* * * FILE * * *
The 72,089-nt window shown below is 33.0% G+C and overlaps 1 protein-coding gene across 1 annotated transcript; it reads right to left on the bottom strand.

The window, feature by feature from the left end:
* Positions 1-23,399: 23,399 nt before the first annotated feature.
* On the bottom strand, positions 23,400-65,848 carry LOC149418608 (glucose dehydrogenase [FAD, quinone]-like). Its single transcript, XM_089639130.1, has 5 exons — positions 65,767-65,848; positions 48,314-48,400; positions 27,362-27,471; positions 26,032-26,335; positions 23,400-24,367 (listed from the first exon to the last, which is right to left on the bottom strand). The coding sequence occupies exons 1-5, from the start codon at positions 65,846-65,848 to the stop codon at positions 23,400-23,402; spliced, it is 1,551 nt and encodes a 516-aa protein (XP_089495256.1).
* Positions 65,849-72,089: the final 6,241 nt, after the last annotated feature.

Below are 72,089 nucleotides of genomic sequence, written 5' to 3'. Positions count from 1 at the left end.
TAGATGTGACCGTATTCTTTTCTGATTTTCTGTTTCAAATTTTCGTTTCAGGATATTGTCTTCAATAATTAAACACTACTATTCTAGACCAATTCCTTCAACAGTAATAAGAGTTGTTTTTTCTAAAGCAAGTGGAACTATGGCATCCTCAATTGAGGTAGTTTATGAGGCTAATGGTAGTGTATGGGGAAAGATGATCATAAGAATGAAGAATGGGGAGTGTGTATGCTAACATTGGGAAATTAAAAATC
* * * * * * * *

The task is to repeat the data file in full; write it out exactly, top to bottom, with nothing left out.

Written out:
The 72,089-nt window shown below is 33.0% G+C and overlaps 1 protein-coding gene across 1 annotated transcript; it reads right to left on the bottom strand.

The window, feature by feature from the left end:
* Positions 1-23,399: 23,399 nt before the first annotated feature.
* On the bottom strand, positions 23,400-65,848 carry LOC149418608 (glucose dehydrogenase [FAD, quinone]-like). Its single transcript, XM_089639130.1, has 5 exons — positions 65,767-65,848; positions 48,314-48,400; positions 27,362-27,471; positions 26,032-26,335; positions 23,400-24,367 (listed from the first exon to the last, which is right to left on the bottom strand). The coding sequence occupies exons 1-5, from the start codon at positions 65,846-65,848 to the stop codon at positions 23,400-23,402; spliced, it is 1,551 nt and encodes a 516-aa protein (XP_089495256.1).
* Positions 65,849-72,089: the final 6,241 nt, after the last annotated feature.

Below are 72,089 nucleotides of genomic sequence, written 5' to 3'. Positions count from 1 at the left end.
TAGATGTGACCGTATTCTTTTCTGATTTTCTGTTTCAAATTTTCGTTTCAGGATATTGTCTTCAATAATTAAACACTACTATTCTAGACCAATTCCTTCAACAGTAATAAGAGTTGTTTTTTCTAAAGCAAGTGGAACTATGGCATCCTCAATTGAGGTAGTTTATGAGGCTAATGGTAGTGTATGGGGAAAGATGATCATAAGAATGAAGAATGGGGAGTGTGTATGCTAACATTGGGAAATTAAAAATC